• Large volumes of small denomination U.S. bank notes being sent from foreign nonbank financial institutions to their accounts in the United States via armored transport, or sold directly to U.S. banks.
  • Multiple wire transfers initiated by foreign nonbank financial institutions that direct U.S. banks to remit funds to other jurisdictions that bear no apparent business relationship with that foreign nonbank financial institution (recipients include individuals, businesses, and other entities in free trade zones and other locations).
  • The exchange of small denomination U.S. bank notes for large denomination U.S. bank notes that may be sent to foreign countries.
  • Deposits by foreign nonbank financial institutions to their accounts at U.S. banks that include third-party items (including sequentially numbered monetary instruments).
  • Deposits of currency and third-party items by foreign nonbank financial institutions into their accounts at foreign financial institutions and thereafter direct wire transfers to the foreign nonbank financial institution’s accounts at U.S. banks.

Risk Mitigation

U.S. banks that offer services to receive bulk shipments of currency should have policies, procedures, and processes in place that mitigate and manage the BSA/AML risks associated with the receipt of bulk currency shipments. Banks should also closely monitor bulk currency shipment transactions to detect and report suspicious activity, with particular emphasis on the source of funds and the reasonableness of transaction volumes from Currency Originators and Intermediaries.

Risk mitigation begins with an effective risk assessment process that distinguishes relationships and transactions that present a higher risk of money laundering or terrorist financing. Risk assessment processes should consider Currency Originator and Intermediary ownership, geographies, and the nature, source, location, and control of bulk currency. For additional information relating to risk assessments and due diligence, refer to the core overview sections "BSA/AML Risk Assessment" on pages 22 to 30 and "Customer Due Diligence" on pages 63 to 65.

A U.S. bank’s policies, procedures, and processes should:

  • Specify appropriate risk-based relationship opening procedures, which may include minimum levels of documentation to be obtained from prospective Currency Originators and Intermediaries; specify relationship approval process that, for potential higher-risk relationships, is independent of the business line and may include a visit to the prospective shipper or shipping-preparation sites; and describe the circumstances under which the bank will not open a relationship.
  • Determine the intended use of the relationship, the expected volumes, frequency of activity arising from transactions, sources of funds, reasonableness of volumes based on originators and shippers, and any required BSA reporting obligations (CTRs, CMIRs, etc.).
  • Identify the characteristics of acceptable and unacceptable transactions, including circumstances when the bank will or will not accept bulk currency shipments.
  • Assess the risks posed by a prospective shipping relationship using consistent, well-documented risk-rating methodologies.
  • Incorporate risk assessments, as appropriate, into the bank’s customer due diligence, EDD, and suspicious activity monitoring systems.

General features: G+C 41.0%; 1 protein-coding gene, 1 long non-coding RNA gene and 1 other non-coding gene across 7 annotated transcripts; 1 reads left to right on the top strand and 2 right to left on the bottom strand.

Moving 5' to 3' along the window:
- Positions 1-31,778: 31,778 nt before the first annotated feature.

• Once the relationship is established, require adequate and ongoing due diligence, which, as appropriate, may include periodic visits to the shipper and to shipping-preparation sites. As necessary, scrutinize for legitimacy the root source of cash shipments, using risk-based processes.
  • Ensure that appropriate due diligence standards are applied to relationships determined to be higher risk.
  • Include procedures for processing shipments, including employee responsibilities, controls, reconciliation and documentation requirements, and employee/management authorizations.
  • Establish a process for escalating suspicious information on potential and existing Currency Originator and Intermediary relationships and transactions to an appropriate management level for review.
  • Refuse shipments having questionable or suspicious origins.
  • Ensure that shipping relationships and comparisons of expected vs. actual shipping volumes are included, as appropriate, within the U.S. bank’s systems for monitoring and reporting suspicious activity.
  • Establish criteria for terminating a shipping relationship.

As a sound practice, U.S. banks should inform Currency Originators and Intermediaries of the BSA/AML-related requirements and expectations that apply to U.S. banks. U.S. banks also should understand the BSA/AML controls that apply to, or are otherwise adopted by, the Currency Originator or Intermediary, including any customer due diligence and recordkeeping requirements or practices.

Other bank controls may also prove useful in protecting banks against illicit bulk shipments of currency. These may include effective controls over foreign correspondent banking activity, pouch activity, funds transfers, international Automated Clearing House transactions, and remote deposit capture.

Contractual Agreements

U.S. banks should establish agreements or contracts with Currency Originators or Intermediaries. The agreement or contract should describe each party’s responsibilities and other relevant details of the relationship. The agreement or contract should reflect and be consistent with any BSA/AML considerations that apply to the bank, the Currency Originator or Intermediary, and the Currency Originator or Intermediary’s customers. The agreement or contract should also address expectations about due diligence and permitted third-party usage of the shipper’s services. While agreements and contracts should also provide for respective BSA/AML controls, obligations, and considerations, U.S. banks cannot shift their BSA/AML responsibilities to others.